The closure of 51 Coco Juku eikaiwa (English conversation) schools in Japan last week, with more to come in June, illustrates just how unstable the English teaching market can be. Companies that used to provide fairly well-paying jobs are now, in many cases, restructuring them into something that resembles a McJob — a brief stop in between a person’s schooling and career.

Given this change and the often temporary status of an eikaiwa instructor, when a problem with working conditions arises, many teachers will simply grin and bear it until they head back to their home countries or just jump to another company.

However, that wasn’t the case for Mulele Jarvis, 48, and Cindy Powers, 69. After receiving what they believed to be questionable contracts, the pair took their employers to court and walked away in triumph. It was a grueling 2½-year struggle but the lesson for all of us is clear: Know your rights as a worker.

“I’ve been living and working in Japan since I was 20, so I really had no experience with contracts and signed pretty much whatever I was given,” Jarvis says. “This recent process has really educated me, and I encourage everyone to look carefully at the contents of their own contracts.”

Before we get into the pair’s fight, it’s good to know some background. In 2013, the government amended the Labor Contracts Act (LCA) to include a provision that would allow a worker on serial fixed-term contracts for more than five years to request job permanency. That five-year period came due last year, but some companies responded by creating loopholes to get out of offering permanent positions, such as asking workers in their fourth year to take a term break and, subsequently, start their five-year period all over again.

Another way some companies tried to get around the five-year period was to categorize their workers as “independent contractors,” which would have the effect of putting them outside the scope of the LCA amendment.

Read contracts carefully

In 2016, Jarvis was informed that the eikaiwa company he worked for would change owners. As a result, he and his fellow employees were given new contracts to sign in August of that year. However, it wasn’t long before he noticed something wasn’t right.

“I had worked in the school for seven years and (the contract) was markedly different,” Jarvis says. “In addition to calling us independent contractors instead of workers, the new contract took away our paid holidays and overtime. The company name was misspelled or written differently in several places, plus the duration was actually shorter than my (existing contract at the time), due to expire in January.”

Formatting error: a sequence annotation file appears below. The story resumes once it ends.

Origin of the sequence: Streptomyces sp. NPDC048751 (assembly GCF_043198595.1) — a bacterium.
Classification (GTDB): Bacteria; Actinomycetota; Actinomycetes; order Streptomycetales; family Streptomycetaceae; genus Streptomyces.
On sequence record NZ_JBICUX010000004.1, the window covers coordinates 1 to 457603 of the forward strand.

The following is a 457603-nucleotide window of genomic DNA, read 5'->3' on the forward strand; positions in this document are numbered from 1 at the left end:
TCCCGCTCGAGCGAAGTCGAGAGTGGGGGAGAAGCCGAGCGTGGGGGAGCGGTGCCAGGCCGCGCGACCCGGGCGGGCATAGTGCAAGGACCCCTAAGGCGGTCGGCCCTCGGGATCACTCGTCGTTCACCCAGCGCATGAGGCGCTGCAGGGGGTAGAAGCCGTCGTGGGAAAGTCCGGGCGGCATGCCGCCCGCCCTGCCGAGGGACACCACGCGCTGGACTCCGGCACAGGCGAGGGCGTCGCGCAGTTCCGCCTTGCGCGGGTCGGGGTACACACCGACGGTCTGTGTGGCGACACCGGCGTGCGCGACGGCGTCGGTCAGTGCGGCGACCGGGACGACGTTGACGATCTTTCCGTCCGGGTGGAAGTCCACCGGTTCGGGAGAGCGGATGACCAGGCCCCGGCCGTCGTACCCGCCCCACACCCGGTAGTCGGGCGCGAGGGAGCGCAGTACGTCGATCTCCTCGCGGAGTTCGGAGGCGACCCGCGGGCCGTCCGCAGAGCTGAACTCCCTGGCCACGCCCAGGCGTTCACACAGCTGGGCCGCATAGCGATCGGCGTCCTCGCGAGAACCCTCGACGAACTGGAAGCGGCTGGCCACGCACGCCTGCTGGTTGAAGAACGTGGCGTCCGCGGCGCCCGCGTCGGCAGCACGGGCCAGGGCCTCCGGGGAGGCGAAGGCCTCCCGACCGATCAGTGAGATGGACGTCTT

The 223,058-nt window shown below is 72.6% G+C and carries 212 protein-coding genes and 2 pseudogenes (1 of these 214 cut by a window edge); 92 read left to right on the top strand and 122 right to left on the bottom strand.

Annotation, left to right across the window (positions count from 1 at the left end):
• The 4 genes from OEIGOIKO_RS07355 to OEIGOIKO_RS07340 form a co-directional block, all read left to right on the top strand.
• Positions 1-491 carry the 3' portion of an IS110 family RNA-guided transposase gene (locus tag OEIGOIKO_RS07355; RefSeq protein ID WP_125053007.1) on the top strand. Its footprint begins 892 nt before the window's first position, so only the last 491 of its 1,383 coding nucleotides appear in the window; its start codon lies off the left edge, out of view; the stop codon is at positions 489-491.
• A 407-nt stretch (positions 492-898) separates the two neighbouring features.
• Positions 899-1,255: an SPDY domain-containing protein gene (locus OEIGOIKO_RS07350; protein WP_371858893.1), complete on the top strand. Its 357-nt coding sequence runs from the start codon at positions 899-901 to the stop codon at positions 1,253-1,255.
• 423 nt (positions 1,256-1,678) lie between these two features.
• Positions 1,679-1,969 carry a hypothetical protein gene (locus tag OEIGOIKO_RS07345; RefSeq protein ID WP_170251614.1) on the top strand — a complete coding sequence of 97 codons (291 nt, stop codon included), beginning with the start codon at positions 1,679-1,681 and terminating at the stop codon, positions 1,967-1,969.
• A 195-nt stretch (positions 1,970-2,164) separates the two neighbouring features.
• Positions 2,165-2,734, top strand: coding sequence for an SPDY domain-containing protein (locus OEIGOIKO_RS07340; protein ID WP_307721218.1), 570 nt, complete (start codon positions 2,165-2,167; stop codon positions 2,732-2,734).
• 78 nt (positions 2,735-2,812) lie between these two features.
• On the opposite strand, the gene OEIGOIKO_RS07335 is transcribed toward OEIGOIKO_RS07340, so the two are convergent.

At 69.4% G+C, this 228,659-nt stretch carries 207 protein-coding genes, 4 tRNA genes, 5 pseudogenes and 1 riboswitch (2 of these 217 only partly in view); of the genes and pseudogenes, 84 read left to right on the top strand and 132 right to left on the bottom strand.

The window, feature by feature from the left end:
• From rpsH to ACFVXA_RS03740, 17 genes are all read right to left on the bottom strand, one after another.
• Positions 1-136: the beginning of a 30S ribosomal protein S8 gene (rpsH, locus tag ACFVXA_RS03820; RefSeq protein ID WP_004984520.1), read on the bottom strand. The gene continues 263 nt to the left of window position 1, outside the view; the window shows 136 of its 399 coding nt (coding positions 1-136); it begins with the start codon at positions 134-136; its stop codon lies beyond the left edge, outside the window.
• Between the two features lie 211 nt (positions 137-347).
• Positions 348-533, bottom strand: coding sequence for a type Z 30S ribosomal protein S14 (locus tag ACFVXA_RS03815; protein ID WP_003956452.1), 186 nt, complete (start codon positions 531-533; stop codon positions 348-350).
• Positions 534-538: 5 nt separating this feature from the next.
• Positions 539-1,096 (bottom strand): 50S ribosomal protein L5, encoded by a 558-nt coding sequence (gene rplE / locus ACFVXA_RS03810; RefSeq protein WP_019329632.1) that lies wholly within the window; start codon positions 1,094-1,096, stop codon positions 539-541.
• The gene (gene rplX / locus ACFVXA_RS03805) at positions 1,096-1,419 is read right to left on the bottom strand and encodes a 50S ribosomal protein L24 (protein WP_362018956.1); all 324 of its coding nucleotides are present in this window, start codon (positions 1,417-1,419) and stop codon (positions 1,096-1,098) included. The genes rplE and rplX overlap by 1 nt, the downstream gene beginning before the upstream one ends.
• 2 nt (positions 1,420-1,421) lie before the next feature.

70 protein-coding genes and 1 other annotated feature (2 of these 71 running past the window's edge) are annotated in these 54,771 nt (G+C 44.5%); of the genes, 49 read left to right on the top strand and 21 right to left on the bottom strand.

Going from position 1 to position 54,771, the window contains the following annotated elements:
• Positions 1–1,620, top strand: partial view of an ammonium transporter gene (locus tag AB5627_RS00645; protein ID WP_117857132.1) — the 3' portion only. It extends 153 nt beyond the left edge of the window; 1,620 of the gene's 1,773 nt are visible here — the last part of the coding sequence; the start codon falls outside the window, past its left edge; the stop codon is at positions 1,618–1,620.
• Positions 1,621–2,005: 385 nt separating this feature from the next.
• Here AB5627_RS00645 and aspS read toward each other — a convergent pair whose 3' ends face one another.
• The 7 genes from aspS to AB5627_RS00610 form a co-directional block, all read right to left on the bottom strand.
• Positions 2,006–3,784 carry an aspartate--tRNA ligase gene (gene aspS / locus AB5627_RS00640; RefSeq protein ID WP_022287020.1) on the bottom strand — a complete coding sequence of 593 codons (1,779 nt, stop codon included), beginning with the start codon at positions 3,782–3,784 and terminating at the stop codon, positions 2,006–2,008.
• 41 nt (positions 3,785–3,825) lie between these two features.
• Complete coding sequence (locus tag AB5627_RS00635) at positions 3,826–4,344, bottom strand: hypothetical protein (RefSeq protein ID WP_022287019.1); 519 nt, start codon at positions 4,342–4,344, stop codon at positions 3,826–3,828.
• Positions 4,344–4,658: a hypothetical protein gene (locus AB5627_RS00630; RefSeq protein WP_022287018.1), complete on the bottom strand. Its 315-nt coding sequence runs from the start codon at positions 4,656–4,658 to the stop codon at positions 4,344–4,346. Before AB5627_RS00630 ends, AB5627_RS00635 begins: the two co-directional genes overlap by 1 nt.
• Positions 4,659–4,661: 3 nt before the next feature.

Despite the inconsistencies, Jarvis says he wasn’t initially inclined to make a big deal out of the situation. However, Powers, who is also Jarvis’ mother and worked for the same eikaiwa company part time, absolutely refused to sign her contract.

“There’s a rumor that goes around the foreign community that we don’t have any rights, that in any disagreement, the system will always side with the Japanese person against the foreigner,” she says. “That rumor is perpetuated by landlords and employers who need to discourage any protest. It’s not true.”

Powers and Jarvis brought their contracts to lawyer Taiga Sawafuji, who happened to be one of Jarvis’ students at the school he worked for. Sawafuji had just passed his law exams at the time and agreed the contracts raised a few red flags.

“An independent contractor is hired for a specific job and that contract is legally connected to the specified labor,” Sawafuji says. “It’s like hiring a construction firm to wash your windows. That contract’s main point would be in the completed job, not the time variants nor the conditions. If you wash the windows quickly, you finish in two hours. Wash slowly, you’ll finish in six hours. Either way, the contract pays based on the completed job.

“An English teacher is clearly a worker in legal terms, as they can not in normal situations be hired for a specific job without regard to hours or conditions. Teaching English is not that type of work.”

Although Jarvis and Powers both refused to sign their contracts, Jarvis says he alone was subsequently hassled with repeated meetings and threatened with dismissal if he did not sign.